The prime minister delivered the opening speech Monday at a two-day conference on anti-Semitism, taking place on Parliament Hill.
He noted Canada's unsuccessful bid for a UN security council seat this fall, saying he believes the country is morally obligated to stand up against those who would attack Israel.
"And I know, by the way, because I have the bruises to show for it, that whether it is at the United Nations or any other international forum, the easy thing to do is simply to just get along and go along with this anti-Israel rhetoric, to pretend it is just being even-handed, and to excuse oneself with the label of honest broker.
"There are, after all, a lot more votes — a lot more — in being anti-Israel than in taking a stand."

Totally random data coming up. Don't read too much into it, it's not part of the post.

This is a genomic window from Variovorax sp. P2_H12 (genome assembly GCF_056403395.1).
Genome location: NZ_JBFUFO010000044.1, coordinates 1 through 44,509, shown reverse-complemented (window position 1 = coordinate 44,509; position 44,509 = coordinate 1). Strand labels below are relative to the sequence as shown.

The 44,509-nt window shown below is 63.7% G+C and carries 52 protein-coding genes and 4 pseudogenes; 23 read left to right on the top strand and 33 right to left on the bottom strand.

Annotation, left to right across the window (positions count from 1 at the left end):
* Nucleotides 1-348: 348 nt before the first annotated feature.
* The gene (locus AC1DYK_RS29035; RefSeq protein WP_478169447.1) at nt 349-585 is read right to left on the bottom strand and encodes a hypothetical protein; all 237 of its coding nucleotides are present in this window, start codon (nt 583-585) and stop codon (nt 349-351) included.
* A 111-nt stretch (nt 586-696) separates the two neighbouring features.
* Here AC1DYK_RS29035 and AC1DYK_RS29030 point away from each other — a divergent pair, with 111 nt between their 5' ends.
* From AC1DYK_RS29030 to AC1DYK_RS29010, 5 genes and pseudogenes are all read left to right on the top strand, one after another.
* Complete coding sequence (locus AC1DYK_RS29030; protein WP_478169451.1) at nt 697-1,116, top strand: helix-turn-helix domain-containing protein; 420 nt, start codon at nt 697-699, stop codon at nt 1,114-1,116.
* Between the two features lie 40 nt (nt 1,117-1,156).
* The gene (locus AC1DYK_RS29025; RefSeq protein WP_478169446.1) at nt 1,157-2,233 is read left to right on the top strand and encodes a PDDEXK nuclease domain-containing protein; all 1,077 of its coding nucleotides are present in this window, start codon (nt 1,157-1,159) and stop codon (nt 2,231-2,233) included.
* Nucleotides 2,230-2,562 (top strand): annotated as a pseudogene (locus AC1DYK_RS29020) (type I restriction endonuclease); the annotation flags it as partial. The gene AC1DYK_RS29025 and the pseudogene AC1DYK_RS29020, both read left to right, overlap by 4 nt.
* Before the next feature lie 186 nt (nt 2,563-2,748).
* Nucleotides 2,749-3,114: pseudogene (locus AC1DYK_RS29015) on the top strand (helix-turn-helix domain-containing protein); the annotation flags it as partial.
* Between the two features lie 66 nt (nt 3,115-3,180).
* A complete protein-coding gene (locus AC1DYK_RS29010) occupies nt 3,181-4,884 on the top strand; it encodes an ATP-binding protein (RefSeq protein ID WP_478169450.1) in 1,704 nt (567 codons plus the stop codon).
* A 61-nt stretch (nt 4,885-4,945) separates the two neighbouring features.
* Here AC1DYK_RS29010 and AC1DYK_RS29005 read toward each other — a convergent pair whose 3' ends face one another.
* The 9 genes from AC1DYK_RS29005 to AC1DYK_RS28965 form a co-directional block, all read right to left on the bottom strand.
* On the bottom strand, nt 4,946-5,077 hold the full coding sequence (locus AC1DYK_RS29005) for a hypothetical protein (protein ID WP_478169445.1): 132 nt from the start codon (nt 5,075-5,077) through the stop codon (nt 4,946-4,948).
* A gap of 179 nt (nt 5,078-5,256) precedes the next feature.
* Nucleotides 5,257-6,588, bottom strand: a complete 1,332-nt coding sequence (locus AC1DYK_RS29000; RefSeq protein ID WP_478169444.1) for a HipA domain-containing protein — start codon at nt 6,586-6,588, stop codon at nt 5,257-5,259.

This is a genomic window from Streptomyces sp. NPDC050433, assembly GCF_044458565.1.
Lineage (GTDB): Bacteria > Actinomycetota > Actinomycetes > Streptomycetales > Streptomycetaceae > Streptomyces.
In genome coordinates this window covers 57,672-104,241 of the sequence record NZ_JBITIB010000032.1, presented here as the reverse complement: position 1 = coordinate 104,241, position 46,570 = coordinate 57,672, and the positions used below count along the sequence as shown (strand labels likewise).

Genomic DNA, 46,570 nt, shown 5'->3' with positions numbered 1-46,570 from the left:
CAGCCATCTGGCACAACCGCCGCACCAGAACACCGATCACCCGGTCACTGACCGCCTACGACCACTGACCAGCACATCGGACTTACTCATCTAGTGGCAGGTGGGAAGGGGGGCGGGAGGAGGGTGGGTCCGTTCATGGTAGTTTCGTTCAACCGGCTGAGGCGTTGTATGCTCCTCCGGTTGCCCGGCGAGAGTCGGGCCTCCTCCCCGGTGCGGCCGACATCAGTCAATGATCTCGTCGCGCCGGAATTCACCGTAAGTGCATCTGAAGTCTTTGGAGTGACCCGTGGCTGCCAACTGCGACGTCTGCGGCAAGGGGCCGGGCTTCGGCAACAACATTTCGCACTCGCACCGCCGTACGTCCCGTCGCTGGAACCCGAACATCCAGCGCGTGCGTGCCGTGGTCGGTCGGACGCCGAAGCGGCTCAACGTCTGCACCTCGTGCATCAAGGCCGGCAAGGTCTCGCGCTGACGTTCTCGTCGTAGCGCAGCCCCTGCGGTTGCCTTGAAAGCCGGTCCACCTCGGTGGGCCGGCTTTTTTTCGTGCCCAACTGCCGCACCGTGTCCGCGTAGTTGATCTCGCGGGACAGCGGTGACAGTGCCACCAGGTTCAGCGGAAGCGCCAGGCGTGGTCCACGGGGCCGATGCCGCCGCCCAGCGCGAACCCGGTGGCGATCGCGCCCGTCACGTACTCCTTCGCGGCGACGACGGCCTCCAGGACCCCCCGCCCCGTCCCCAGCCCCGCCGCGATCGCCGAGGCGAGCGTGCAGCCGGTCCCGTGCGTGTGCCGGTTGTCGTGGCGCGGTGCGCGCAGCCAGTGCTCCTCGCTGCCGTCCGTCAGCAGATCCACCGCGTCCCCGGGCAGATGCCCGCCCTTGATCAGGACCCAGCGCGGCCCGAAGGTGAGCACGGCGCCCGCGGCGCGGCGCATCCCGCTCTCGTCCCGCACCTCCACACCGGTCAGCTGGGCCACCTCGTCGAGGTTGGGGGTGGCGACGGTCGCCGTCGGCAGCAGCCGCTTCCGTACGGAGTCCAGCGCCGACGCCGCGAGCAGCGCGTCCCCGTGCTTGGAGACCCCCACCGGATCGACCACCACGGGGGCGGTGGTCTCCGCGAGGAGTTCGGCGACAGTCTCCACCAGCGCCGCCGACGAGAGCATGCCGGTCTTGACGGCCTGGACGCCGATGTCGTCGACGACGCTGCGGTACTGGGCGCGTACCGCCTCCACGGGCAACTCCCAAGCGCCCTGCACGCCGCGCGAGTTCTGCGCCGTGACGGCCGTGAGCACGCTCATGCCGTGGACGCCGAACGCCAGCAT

The reference to "honest broker" was a thinly veiled swipe at Liberal Leader Michael Ignatieff.
Ignatieff attacked the Conservative government in a speech this month for sacrificing Canada's ability to command respect on the issue of peace in the Middle East. Ignatieff said Harper has used Israel as a wedge issue in Canadian politics, and called for a return to a time when Canada was seen as an honest broker in the world.
Harper said Israel may be subjected to fair criticism, and noted that Israel subjects itself to such criticism as part of a healthy, democratic debate. But he spoke of a "solemn duty" to defend the vulnerable and challenge the aggressor at home and abroad.
"Not just because it is the right thing to do, but because history shows us, and the ideology of the anti-Israel mob tell us all too well, that those who threaten the existence of the Jewish people are in the longer term a threat to all of us."